Over the Rise: While The Ghost of Tom Joad spends its runtime stripping the cheap gold paint off of the NAFTA-flavored economic exceptionalism that marked the Clinton Administration, the record’s most effective deflation might also be its shortest. On closer “My Best Was Never Good Enough”, Springsteen addresses an unnamed woman (maybe the country herself), listing off the empty aphorisms that often power dreams of bootstrapping up to the American Dream, before reaching the only possibly conclusion: this is all a bunch of horseshit, isn’t it?
I’m a Rocker: Opening with a harmonica peal pulled, page and all, from the Dylan playbook, the haunted title track of The Ghost of Tom Joad lands like a whispered ghost story whose ending you probably don’t want to know. Springsteen’s own hushed takes on the song are obviously good, but Rage Against the Machine’s version (seen here a few years later at Woodstock ’99) lets the terror that Springsteen hinted at finally boil over.
The Line: “I got a cold mind to go tripping across that thin line/ I’m sick of doing straight time” — “Straight Time”
All I’m Thinking About: In his Rock and Roll Hall of Fame induction speech, Bruce Springsteen reflected on the twin failures of Human Touch and Lucky Town by admitting that cheeriness just doesn’t suit him. “I tried [writing happy songs] in the early ’90s,” he said, “and it didn’t work; the public didn’t like it.” That’s how we wound up with The Ghost of Tom Joad, Springsteen’s desolate 1995 folk album. In lesser hands, this spiritual sequel to Nebraska and its acoustic tales of Rust Belt entropy (“Youngstown”), the Vietnam War’s racist aftermath (“Galveston Bay”), and the doomed orbit of the Mexican border (“Sinaloa Cowboys”, “Across the Border”, “Balboa Park”, “The Line”) might feel like an overcorrection. With Springsteen at the helm, they turn into murky, despairing songs in the classical folk tradition, ones that manage humanity-filled sketches of the American fringes that mostly overcome the Boss’ sometimes heavy-handed delivery.
12. Letter to You (2020)
Runtime: 58:17, 12 tracks
Brilliant Disguise: For his 20th studio release, Bruce Springsteen offers up an album cover befitting the first music of his seventies and the late-in-life reconvening of the E Street Band that helped produce it. Bundled up for the snow that swirls around him, Springsteen wears a look of anticipation; he has a message to share, and it’s more personal and hard-earned than usual. It’s such a fitting image that we can almost overlook yet another dismal font choice; aside from Bruce’s signature, we’re left with pre-distressed text treatment that offers all the gravitas of a faux vintage t-shirt on your nearest Target clearance rack. Ah, well. Some things never change.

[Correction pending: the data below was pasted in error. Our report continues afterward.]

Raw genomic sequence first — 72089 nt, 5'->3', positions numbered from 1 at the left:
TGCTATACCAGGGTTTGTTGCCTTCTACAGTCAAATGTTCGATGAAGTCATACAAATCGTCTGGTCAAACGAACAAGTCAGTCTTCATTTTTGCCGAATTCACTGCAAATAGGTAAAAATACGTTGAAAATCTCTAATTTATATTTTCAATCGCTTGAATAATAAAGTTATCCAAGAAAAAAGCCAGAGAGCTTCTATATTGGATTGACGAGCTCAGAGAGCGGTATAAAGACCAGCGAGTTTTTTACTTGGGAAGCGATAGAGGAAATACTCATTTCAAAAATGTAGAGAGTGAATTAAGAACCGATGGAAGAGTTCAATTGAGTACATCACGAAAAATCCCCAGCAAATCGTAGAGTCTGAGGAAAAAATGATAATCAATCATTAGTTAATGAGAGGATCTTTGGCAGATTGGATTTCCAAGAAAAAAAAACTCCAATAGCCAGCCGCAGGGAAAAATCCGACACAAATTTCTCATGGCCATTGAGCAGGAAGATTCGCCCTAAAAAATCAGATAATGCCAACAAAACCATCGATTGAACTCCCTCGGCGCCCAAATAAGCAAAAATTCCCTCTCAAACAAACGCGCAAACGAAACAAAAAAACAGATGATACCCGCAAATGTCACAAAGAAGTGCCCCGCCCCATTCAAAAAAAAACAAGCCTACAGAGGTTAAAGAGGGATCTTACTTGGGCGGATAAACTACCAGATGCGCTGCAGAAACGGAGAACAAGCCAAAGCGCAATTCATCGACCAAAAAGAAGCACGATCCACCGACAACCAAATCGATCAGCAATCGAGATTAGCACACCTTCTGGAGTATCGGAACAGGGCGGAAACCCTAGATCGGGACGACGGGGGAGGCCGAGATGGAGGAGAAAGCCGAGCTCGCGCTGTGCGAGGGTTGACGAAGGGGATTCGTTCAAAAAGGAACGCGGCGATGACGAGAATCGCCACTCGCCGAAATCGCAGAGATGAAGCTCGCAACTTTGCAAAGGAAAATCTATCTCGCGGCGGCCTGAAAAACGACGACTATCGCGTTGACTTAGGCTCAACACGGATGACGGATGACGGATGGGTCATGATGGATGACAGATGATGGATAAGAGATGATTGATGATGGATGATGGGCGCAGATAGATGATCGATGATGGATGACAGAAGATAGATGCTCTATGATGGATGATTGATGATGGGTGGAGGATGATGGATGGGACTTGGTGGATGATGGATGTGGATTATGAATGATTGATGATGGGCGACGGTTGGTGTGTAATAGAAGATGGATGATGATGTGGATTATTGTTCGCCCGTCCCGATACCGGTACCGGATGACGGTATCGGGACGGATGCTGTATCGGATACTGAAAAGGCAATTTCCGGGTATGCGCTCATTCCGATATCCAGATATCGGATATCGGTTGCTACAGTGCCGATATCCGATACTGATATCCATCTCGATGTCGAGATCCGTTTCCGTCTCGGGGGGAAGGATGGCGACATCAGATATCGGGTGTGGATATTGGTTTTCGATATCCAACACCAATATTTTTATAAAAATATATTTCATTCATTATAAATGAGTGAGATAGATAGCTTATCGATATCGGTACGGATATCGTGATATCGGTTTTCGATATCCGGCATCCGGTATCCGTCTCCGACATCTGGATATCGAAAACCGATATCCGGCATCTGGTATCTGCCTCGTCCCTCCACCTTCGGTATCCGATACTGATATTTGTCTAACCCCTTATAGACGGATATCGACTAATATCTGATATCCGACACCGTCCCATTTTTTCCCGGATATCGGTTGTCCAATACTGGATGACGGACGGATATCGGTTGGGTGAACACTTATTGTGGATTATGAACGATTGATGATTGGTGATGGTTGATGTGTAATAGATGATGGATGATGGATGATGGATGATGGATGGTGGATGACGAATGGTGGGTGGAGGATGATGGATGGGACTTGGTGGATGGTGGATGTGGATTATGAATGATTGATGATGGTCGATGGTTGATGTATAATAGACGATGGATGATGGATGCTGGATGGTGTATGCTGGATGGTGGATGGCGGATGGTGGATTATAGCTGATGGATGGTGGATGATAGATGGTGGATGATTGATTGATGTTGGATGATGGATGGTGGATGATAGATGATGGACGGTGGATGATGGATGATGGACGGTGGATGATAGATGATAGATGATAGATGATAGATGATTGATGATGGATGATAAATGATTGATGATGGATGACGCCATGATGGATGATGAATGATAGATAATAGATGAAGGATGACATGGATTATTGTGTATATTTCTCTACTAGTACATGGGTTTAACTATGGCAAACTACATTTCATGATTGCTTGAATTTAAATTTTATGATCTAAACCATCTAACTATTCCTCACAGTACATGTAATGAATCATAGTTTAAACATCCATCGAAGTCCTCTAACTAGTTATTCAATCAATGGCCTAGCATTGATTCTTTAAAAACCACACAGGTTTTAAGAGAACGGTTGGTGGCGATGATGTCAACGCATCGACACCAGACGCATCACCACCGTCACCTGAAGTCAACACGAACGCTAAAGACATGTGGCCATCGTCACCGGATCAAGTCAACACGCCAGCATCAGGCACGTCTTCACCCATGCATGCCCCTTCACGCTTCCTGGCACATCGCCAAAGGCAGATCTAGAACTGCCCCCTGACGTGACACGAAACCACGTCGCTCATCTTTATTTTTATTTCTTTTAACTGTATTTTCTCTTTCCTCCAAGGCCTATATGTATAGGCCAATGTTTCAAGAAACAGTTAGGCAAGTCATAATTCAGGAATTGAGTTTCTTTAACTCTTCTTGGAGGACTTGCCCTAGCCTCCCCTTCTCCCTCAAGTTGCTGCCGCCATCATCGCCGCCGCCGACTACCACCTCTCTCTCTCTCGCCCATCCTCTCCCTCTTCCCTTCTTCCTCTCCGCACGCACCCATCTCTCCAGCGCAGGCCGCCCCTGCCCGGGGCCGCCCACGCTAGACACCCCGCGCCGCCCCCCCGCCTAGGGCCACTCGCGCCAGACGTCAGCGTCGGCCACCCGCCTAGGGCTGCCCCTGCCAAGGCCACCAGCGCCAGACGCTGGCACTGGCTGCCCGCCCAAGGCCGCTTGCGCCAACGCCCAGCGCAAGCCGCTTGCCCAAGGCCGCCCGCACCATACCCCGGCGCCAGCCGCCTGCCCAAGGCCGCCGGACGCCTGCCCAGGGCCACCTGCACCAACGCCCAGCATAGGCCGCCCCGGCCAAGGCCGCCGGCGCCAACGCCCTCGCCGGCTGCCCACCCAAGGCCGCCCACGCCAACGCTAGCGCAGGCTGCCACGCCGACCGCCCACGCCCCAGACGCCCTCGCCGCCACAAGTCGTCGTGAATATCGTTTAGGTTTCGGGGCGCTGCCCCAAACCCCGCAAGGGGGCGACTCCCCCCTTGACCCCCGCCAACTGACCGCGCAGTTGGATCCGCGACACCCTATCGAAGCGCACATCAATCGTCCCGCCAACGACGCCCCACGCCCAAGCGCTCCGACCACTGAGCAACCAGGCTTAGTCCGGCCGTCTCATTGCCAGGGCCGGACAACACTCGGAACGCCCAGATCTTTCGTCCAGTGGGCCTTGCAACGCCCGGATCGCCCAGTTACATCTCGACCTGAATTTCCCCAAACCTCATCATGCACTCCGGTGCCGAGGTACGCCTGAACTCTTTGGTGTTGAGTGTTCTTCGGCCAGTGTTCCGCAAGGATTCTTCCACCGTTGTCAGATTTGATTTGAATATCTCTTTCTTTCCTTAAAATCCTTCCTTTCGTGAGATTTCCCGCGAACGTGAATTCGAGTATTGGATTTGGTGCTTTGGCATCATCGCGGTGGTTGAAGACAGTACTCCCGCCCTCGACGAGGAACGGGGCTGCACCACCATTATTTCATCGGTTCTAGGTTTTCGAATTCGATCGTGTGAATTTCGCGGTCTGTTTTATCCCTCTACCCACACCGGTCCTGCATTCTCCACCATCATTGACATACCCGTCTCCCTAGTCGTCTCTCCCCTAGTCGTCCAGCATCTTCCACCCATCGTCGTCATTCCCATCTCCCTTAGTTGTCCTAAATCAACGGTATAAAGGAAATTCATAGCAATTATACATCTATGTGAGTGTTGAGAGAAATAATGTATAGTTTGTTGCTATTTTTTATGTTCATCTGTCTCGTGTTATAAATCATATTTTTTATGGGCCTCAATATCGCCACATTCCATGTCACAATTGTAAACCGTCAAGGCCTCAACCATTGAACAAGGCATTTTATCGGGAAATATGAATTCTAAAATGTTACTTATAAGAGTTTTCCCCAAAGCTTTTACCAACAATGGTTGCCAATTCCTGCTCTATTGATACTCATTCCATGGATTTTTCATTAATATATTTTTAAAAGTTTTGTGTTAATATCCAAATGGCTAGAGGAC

Over the Rise: Three of the songs on Letter to You qualify for deepest cut status. Springsteen rescued “If I Was the Priest”, “Janey Needs a Shooter”, and “Song for Orphans” from pre-debut recordings for reimagining here. Of the three, “If I Was the Priest” probably benefits the most from this unintentional aging process; now, the gonzo recasting of Wild West Catholicism comes along with the longing and weariness that hits harder at 71 than it ever would’ve at 23 or 24.
I’m a Rocker: Given the realities of COVID-19 and the challenges of staging live shows in a pandemic, it might be awhile before we find out which of the songs on Letter to You really rip on stage; current projections have the record’s postponed tour starting some time in 2022. Until then, let’s say this: your favorite track on the record? That’s gonna be the best live song, too.
The Line: “Ghosts runnin’ through the night/ Our spirits filled with light/ I need, need you by my side/ Your love and I’m alive” — “Ghosts”
All I’m Thinking About: When you give The Boss five days to record an album, he’ll probably only need four. That was the case with Letter to You, which found Springsteen and the rest of the E Street Band knocking out overdub-free live studio takes with the kind of effortless precision reserved for only the most disciplined veterans. The result? An open-hearted meditation on aging (“I’ll See You in My Dreams”), loss (“One Minute You’re Here”), legacy (“Last Man Standing”), and what it means to dedicate your life to music. Figures from Springsteen’s past haunt the record, with songs calling to mind everyone from ex-Castilles bandmate George Theiss (“Ghosts” and “Last Man Standing”) to Warren Zevon (who famously borrowed the title of “Janey Needs a Shooter” for his own 1980 composition). Far from falling under the weight of memory, Springsteen instead uses his time on the record to memorialize through forward motion, absorbing the powers of these fallen friends to add urgency to the message he still needs to send. We have no indication that this will be Springsteen’s final record, but if it were? Well, it’d make for a damned fine closing argument.